The cinematic cityscape of Brazil’s second largest city is nothing if not exhilarating. Rio de Janeiro, famed for its breathtaking landscapes of gorgeous mountains, white-sand beaches and verdant forests fronting deep blue sea, sits on the largest bay in the world and the natural harbour has been named one of the Seven Natural Wonders. Add to this one of the sexiest populations in the world and it’s no wonder Rio has enchanted visitors for centuries. With the world famous beaches of Copacabana and Ipanema, lively dancehalls, and a proliferation of bars and cafes, Rio’s inhabitants are all about perfecting the art of living. And during the legendary Rio Carnival, everyone’s invited to join in. Each year Rio de Janeiro is home to the mother of all carnivals when hundreds of thousands of people flock to the city to celebrate. It’s a time to sing, dance, party and have fun whilst immersing yourself in the Brazilian spirit. A major highlight of the carnival is the spectacular Samba Parade where different samba schools battle it out to win the hearts and minds of the audience and the judges. Fabulous floats cruise along whilst dancers dressed in sensational costumes samba their way through the streets to the infectious rhythm of the percussion bands. Don’t miss it.
Straddling the border of Brazil and Argentina, the UNESCO listed Iguazu Falls is one of the largest waterfalls in the world. The falls were created where the Iguazu Rover broadens to around 1.5km and then plunges nearly 100m off a basalt plateau in a series of 274 separate cataracts. Each day tonnes of water crashes over the cliffs, creating a constant mist of spray that rises amongst the jungle. The falls sit in a national park home to more than 200 species of plant, 450 species of bird and rare mammals such as the jaguar. This stunning setting of dense jungle interspersed with vivid swarms of butterflies and the constant roar of the falling water combine to forge an unforgettable impression. It’s possible to see the falls from both Brazil and Argentina, and visitors will soon discover that the perspective of Iguazu Falls changes with every step.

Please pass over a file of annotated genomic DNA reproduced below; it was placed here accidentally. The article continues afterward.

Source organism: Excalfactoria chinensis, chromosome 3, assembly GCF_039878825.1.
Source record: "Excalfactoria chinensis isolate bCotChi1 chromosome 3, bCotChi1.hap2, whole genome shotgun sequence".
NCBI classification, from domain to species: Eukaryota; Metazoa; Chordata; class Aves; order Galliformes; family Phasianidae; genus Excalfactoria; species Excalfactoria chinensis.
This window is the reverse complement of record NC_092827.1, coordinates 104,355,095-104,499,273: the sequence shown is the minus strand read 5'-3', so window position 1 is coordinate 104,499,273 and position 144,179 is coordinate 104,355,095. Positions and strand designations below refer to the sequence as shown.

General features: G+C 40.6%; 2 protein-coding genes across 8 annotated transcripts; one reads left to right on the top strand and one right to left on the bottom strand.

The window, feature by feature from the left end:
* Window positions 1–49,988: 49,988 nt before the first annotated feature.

Occupying a space of 210,000 sq km in the centre of South America, the Pantanal is one of the world’s largest and most diverse freshwater wetland ecosystems. Over half of the Pantanal lies in Brazil and although the Amazon may attract all the fame and glory, the Pantanal is a far better place to see wildlife in their natural habitat. In the open spaces of the Pantanal, wildlife is visible to even the most casual of observers and it’s one of the best places to spot a jaguar in the wild. It is estimated that close to 10 million caiman alligators call the Pantanal home and during the dry season, every bridge crossing on the road that runs through the wetlands is surrounded by hundreds to thousands of caiman basking or fighting for space in the ever dwindling lagoons. For nature lovers everywhere, the Pantanal is not to be missed.
The thriving metropolis of Sao Paulo is Brazil’s largest city and a beehive of activity. With an overwhelming array of attractions including world-class museums, nightly concerts, experimental theatre and dance, it’s no wonder it’s deemed the country’s cultural capital. And with its nightclubs, restaurants and bars amongst the best in South America, it’s a popular place to be. It wasn’t always so as Sao Paulo remained a colonial backwater for much of its history. The 19th century saw the city creep from the shadows and the explosion of immigrant workers in the 20th century brought new life to Sao Paulo. With a population of 17 million people from all over the world, the city is Brazil’s most culturally diverse destination. For the wandering traveller, a stroll through Sao Paulo’s neighbourhoods is a window into the shops and restaurants of the world.